staff, November 20, 2015

Throughout history, the natural world has inspired important scientific breakthroughs. For example, the Wright brothers incorporated the concepts of lift and drag into airplane designs after they observed how birds in flight tilted their wings back and forth.

At the University of Wisconsin, another pair borrowed from Mother Nature to develop a significant advancement in photographic technology. Their inspiration? The sophisticated eye structure of mammals.

Wisconsin_phototransistorThe University of Wisconsin?s Zhenqiang ?Jack? Ma and research scientist Jung-Hun Seo recently created the thinnest and most flexible phototransistor yet made. They based this innovative technology on the way our eyes organically process images.

?We want to focus the light and image through lenses,? Ma explained. ?So the lens has a curved shape, and the curved shape will form a curved image.?

The main reason photography generally doesn?t render images as well as our own eyesight is that current phototransistors are too firm and rigid.

There are a few exceptions, as Ma pointed out. Some top-of-the-line cameras employ multiple lenses to get a more thorough, dynamic image. There?s just one problem: Most of those cameras also cost tens or even hundreds of thousands of dollars.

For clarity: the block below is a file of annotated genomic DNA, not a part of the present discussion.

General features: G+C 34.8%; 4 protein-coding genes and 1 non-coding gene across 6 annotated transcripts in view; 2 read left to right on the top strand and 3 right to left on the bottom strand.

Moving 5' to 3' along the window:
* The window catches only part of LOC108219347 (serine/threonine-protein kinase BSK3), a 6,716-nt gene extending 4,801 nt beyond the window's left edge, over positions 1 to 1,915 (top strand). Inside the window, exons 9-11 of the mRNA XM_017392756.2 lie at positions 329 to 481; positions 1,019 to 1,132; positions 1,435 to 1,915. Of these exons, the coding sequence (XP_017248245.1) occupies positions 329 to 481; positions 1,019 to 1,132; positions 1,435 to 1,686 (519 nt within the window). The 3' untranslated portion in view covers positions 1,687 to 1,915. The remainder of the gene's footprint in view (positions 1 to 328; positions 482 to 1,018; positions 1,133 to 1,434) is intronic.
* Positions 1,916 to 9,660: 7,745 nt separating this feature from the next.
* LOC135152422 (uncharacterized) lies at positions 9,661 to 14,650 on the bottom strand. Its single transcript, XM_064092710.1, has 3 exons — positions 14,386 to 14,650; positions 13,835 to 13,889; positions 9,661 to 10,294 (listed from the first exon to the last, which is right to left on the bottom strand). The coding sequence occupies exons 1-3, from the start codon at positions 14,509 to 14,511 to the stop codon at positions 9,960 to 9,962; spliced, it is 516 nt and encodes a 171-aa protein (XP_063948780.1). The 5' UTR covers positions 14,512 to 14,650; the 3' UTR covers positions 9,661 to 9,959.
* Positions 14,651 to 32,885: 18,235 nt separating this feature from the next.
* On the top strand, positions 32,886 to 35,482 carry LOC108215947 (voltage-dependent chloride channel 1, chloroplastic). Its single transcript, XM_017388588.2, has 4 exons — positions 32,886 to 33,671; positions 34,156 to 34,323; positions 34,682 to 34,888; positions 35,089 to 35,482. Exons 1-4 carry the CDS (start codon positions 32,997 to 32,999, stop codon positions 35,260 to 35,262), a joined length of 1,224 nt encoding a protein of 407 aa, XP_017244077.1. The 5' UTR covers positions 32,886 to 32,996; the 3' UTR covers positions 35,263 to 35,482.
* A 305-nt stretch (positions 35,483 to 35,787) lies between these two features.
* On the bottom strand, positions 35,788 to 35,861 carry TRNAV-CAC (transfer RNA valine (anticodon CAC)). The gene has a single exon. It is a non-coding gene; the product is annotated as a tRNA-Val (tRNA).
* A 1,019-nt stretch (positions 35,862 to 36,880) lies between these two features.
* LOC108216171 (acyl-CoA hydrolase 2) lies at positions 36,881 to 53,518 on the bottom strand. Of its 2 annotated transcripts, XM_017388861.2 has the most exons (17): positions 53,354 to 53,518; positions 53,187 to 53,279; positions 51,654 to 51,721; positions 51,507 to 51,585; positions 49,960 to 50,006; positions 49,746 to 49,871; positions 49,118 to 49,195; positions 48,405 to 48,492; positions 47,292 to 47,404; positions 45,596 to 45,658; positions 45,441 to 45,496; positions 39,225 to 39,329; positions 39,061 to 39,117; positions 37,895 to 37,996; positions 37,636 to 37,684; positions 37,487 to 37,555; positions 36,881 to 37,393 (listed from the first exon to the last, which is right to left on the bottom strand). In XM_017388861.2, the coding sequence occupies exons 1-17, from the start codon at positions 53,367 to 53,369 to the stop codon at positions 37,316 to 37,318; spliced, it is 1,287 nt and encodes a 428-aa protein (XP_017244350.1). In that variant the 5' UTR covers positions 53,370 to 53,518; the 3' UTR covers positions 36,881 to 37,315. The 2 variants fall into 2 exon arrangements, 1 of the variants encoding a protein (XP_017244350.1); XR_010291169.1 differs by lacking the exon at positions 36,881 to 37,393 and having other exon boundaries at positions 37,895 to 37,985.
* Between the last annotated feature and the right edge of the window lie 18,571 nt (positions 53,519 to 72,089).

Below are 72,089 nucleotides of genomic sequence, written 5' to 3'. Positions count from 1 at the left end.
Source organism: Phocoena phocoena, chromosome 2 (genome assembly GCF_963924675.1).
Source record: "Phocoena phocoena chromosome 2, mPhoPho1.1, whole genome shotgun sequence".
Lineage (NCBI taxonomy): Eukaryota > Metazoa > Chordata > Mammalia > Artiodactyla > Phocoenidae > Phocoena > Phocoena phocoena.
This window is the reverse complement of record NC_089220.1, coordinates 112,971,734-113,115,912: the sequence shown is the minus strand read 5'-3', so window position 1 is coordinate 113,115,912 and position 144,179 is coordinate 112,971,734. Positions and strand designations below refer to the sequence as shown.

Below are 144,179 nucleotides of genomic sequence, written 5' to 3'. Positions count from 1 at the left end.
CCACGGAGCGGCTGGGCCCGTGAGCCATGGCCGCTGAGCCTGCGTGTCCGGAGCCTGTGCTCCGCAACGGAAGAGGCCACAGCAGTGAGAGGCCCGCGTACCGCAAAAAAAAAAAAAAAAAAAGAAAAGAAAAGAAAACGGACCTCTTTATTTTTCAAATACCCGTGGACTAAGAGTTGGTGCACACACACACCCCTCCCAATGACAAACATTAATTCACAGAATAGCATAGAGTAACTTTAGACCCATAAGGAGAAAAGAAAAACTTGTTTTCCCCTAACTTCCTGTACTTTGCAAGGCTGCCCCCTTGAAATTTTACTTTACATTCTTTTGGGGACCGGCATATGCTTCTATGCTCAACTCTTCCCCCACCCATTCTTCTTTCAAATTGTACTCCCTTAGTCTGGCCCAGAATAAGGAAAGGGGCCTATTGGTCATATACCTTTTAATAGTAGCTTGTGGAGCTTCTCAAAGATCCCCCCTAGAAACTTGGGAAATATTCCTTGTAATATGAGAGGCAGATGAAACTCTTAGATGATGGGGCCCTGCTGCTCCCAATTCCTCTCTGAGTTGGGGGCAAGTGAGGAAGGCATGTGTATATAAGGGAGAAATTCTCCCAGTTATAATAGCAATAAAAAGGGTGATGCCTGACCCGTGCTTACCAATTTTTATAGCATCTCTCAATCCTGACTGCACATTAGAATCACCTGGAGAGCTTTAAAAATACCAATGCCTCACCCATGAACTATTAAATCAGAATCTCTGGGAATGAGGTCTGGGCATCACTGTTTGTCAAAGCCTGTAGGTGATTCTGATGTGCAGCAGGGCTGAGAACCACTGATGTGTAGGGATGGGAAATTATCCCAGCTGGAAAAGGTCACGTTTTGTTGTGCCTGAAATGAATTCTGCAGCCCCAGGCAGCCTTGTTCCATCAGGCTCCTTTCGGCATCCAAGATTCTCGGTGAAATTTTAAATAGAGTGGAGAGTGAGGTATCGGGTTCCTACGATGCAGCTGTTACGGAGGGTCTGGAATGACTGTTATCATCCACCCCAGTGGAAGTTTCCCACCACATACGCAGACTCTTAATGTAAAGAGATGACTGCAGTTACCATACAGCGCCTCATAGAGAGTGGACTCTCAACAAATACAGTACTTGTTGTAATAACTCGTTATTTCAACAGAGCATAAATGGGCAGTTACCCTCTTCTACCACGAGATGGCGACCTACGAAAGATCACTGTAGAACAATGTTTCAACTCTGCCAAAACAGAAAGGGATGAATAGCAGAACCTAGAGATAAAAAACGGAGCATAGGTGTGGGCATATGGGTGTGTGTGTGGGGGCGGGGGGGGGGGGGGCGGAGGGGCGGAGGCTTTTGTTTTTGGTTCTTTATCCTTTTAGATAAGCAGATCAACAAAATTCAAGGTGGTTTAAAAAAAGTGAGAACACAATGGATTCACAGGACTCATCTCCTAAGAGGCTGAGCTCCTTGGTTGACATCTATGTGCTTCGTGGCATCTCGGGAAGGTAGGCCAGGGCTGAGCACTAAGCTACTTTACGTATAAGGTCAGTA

Ma?s goal was to make something that most people could use in their daily lives. By making phototransistors that can bend, Ma and his partner hope to make myriad electronic devices, well, picture-perfect.

?Today, where the camera is most used is in the cell phone,? he added. ?I have some digital cameras that are smaller, but we don?t use them anymore because the cell-phone pixels right now are getting bigger and bigger, and you don?t need to carry another digital camera.?

While there are plenty of things that set their technology apart from what?s already on the market, one of the most notable differences is its use of thin silicon. Other scientists use materials like polymer, but Ma said those images are usually quite slow.

?We peel off our silicon very thin,? Ma said. ?It?s about 250 nanometers ? Compared to the materials other people use like polymer, 2-D materials and 1-D materials our materials are much, much faster. If you compare with organic materials ours is 2,000 times faster.?

[btn-post-package]This tremendous advantage is in part due to the duo?s pioneering ?flip-transfer? method of fabrication, which exposes the bottom side of the membrane entirely to light and helps the very thin material work better as a reflector.

This technique, along with other innovations, makes his phototransistor a true standout.

?From the performance [standpoint], ours is the best,? he said. ?From the material used, it?s the least.?

By Grant Rindner